So what would Uncle Walt think about the state of the movies nowadays?
Have we infantilized the culture to the point that motion pictures for grown-ups — the kind of prestige productions developed and distributed by major studios, not indies or “telefilms” — are commercially kaput?
The Hurt Locker made all of $16,400,000 in theatrical release. That’s even after it won the Oscar for Best Picture, Best Director, et al. Were people craving the chance to see a harrowing drama about an unpopular war? Hardly. And I’m as big a fan of Iron Man 2 as I am any serious topic. But it demonstrates more than just how difficult it is to sell an Iraq movie; to the main players in the movie marketplace, it’s got to be evidence of how audiences want flash, not substance. For all their puffery about supporting quality and adult-level drama, studios and distributors would rather have a Transformers 2 on those screens than a Hurt Locker. Or a The English Patient, or an In The Bedroom.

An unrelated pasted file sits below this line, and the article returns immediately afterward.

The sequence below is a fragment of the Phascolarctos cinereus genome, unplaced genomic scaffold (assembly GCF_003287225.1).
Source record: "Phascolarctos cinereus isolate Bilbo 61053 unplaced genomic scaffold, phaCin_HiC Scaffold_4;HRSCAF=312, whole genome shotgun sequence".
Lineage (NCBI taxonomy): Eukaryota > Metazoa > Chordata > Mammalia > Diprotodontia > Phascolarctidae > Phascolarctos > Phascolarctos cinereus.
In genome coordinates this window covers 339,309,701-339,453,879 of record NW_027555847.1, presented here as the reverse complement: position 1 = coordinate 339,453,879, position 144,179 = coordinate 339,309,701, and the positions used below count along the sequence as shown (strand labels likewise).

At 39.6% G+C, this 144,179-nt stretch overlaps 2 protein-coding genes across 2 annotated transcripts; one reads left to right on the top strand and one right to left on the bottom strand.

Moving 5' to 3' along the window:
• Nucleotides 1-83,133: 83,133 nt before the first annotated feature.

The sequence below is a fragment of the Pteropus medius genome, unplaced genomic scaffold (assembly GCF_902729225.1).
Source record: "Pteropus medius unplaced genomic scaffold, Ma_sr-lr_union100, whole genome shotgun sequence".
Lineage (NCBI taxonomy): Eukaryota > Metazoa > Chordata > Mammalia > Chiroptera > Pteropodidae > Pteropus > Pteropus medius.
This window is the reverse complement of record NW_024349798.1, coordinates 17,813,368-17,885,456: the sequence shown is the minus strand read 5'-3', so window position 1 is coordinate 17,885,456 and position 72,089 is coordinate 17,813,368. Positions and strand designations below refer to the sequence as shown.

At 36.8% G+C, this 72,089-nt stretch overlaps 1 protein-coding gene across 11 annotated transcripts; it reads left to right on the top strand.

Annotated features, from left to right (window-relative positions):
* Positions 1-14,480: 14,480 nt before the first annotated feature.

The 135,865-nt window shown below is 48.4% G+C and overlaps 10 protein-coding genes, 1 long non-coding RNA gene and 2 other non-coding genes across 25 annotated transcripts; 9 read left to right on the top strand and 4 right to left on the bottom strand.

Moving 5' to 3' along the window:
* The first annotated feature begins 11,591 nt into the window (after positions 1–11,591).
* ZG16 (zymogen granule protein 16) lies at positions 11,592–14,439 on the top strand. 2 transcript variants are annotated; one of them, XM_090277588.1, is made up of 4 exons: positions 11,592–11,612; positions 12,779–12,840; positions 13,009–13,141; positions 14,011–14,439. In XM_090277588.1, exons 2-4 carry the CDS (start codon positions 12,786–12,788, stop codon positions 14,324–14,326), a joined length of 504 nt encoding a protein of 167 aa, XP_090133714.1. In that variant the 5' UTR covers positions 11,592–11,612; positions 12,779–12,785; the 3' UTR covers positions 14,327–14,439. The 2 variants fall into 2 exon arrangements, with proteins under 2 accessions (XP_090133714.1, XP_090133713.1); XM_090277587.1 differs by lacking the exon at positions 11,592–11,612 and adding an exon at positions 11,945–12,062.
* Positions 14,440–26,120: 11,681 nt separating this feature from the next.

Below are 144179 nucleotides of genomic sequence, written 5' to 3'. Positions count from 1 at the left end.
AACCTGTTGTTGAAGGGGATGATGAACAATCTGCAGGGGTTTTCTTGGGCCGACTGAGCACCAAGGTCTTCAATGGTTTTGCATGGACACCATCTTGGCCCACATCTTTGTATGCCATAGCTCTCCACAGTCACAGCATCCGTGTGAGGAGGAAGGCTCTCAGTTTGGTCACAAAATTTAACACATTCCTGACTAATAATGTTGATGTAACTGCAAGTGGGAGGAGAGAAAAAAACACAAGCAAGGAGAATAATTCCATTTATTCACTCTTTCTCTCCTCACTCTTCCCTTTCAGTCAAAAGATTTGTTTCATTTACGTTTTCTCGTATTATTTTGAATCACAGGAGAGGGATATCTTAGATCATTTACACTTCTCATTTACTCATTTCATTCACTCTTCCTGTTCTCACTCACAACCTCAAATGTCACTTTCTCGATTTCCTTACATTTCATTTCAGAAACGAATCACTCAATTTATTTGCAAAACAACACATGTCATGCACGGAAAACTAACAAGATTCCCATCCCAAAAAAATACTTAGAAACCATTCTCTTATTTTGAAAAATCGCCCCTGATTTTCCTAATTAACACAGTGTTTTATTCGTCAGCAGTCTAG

From a business standpoint, who can blame them? Blame our own appetites for spectacle, and the need for “event” over resonance (and don’t blame Lucas, Spielberg or Michael Bay for inventing a better mousetrap. People vote at the box office with their wallets, without any gun to their heads). Blame HBO and cable networks that have put first-class drama front and center, enforcing the notion that the small screen (well, if you can call a 52″ LCD small) is for intensely-felt drama, and the big screen is for spectacular, crowd-pleasing action that panders relentlessly to every audience up and down the age scale, but whose epicenter lies within an audience younger than many of my socks.
The trend is irreversible. Exhibitors are making huge investments in new technologies — digital projection was just the start. 3D and IMAX are spreading across more and more screens. These are investments you don’t see optimal returns on by screening the latest Woody Allen film four times a day.